There has been an apparent spike in innocents inadvertently caught in coalition air strikes in Iraq and Syria in recent months. While reported civilian casualties appeared to decline between June and July 2017, it was still the fourth worst month on record for such incidents since the coalition air campaign against ISIS began in 2014, according to Airwars, a leading organization that tracks and seeks to determine the veracity of such claims.
The situation in Deir al-Zor is already complicated without the arrival of new ISIS fighters and their dependents. The Syrian government, along with its Russian and Iranian allies, is actively seeking to wrest control of the strategic province from ISIS and rebel forces and has been for years. At the same, the U.S.-led coalition is supporting the Syrian Democratic Forces (SDF) in the governorate, a coalition of Kurdish and Arab groups, to fight ISIS, but who are generally opposed to the Assad regime.
Earlier in August 2017, the SDF’s Deir al-Zor council suggested it was about to begin operations against ISIS in the governorate. Colonel Dillon downplayed this suggestion to Reuters, insisting the focus remained singularly on ejecting the terrorists from their de facto capital in Raqqa to the north.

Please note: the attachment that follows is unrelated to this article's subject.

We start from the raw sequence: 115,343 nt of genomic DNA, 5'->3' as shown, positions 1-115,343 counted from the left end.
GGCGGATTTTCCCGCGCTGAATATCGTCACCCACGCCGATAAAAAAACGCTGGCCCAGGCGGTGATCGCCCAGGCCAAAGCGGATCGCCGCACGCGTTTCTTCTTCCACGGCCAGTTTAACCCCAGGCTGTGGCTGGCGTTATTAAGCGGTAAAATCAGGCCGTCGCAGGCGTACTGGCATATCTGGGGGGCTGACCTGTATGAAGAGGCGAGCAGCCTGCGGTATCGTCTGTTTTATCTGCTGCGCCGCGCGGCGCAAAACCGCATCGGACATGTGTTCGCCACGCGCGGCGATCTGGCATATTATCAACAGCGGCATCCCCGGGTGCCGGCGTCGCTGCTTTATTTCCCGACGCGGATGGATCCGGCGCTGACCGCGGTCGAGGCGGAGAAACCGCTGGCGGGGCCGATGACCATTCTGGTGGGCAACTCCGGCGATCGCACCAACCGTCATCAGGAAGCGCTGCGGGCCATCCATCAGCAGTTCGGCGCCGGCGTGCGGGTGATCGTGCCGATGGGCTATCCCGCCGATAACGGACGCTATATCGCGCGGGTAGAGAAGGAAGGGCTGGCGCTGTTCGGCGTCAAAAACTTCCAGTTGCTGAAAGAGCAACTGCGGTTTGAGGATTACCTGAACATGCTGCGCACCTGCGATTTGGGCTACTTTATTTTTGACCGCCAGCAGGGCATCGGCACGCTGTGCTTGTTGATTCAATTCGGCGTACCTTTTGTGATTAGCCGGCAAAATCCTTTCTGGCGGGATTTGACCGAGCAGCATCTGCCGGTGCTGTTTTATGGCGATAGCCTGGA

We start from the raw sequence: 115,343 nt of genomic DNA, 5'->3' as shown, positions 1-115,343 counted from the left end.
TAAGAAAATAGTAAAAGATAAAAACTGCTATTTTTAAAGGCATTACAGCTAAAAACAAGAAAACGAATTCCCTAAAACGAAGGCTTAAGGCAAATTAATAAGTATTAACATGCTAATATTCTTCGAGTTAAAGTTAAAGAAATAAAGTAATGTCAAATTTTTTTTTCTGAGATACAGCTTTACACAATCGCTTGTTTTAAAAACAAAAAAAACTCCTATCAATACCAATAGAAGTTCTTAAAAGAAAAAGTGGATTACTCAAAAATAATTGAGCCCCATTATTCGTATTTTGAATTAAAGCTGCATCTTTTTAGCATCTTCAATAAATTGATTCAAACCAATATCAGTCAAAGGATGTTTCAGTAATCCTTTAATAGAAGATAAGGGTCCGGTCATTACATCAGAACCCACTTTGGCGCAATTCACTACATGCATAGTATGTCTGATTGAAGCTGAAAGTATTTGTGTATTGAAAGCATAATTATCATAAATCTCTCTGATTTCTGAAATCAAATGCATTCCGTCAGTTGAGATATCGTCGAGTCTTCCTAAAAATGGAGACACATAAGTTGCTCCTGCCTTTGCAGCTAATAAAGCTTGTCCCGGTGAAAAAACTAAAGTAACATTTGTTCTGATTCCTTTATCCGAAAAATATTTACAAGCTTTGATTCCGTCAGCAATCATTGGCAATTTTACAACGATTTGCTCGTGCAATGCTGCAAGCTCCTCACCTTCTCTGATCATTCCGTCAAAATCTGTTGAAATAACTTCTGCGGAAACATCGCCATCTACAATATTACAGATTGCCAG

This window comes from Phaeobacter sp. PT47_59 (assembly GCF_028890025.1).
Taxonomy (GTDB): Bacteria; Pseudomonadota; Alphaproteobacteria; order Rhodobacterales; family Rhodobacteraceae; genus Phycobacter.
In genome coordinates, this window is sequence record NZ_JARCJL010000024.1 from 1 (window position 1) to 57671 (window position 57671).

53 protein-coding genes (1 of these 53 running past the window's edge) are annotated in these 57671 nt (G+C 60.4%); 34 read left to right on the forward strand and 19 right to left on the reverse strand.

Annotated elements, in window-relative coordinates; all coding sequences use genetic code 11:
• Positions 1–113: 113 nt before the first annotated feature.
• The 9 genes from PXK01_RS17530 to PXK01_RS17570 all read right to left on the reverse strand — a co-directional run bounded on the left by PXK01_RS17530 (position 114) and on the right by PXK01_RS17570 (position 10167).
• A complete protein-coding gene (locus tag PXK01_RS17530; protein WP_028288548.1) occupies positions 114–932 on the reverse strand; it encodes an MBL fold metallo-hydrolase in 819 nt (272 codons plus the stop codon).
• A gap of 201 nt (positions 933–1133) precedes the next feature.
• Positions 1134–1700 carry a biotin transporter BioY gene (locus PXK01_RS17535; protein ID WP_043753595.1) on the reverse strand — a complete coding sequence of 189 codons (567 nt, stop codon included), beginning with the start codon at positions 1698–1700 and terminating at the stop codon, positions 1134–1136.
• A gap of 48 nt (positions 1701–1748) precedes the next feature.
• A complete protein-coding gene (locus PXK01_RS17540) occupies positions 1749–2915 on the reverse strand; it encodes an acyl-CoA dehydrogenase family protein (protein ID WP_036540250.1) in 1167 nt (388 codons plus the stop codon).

It wouldn’t be the first time the U.S. military has given apparent mixed signals about an offensive in the area either. In June 2016, the U.S. military had briefly supported a push by the New Syrian Army (NSA) rebel group into the Syrian city of Al Bukamal near the Iraqi border.
However, after assisting the initial offensive, reports suggested that American commanders redirected critical air support to other fighting in Iraq, leaving the NSA to the mercy of ISIS, who swiftly defeated them and retook control of the area. The Daily Beast described the events at the time as a “Bay-of-Pigs-style fiasco,” referring to the abortive attempt by U.S.-trained Cuban émigrés to invade Cuba and depose Fidel Castro in 1961.
Perhaps more importantly, the movement of ISIS fighters threatens to upset the U.S.-coalition’s priorities while giving the Syrian government and Hezbollah, as well as Assad’s other allies, space to consolidate their gains. This in turn could worry America’s partners, including the SDF, who appear increasingly concerned about what will happen in Syria after the United States declares victory against the terrorists.
This is something we at The War Zone have recently explored in detail with regards to the multi-party conflict, one separate from the one against ISIS, that is threatening to emerge in northern Syria. Many of these same issues, including the danger of differing agendas causing dangerous rifts between the United States and the SDF as the threat of ISIS declines, apply equally to the growing tensions along Syria’s southern flanks.
With the differing factions already operating in Deir al-Zor, the U.S.-led coalition’s desire to halt the movement of the ISIS convoy could yet again increase the risk for a dangerous interaction with any number of other potentially hostile groups. We have already seen Iranian-backed militias
repeatedly challenge American forces and their partners further south in the town of At Tanf.
Whatever happens with the convoy specifically, it seems that every day only brings more complexities to the fight against ISIS in Syria, even as the terrorist group loses more ground.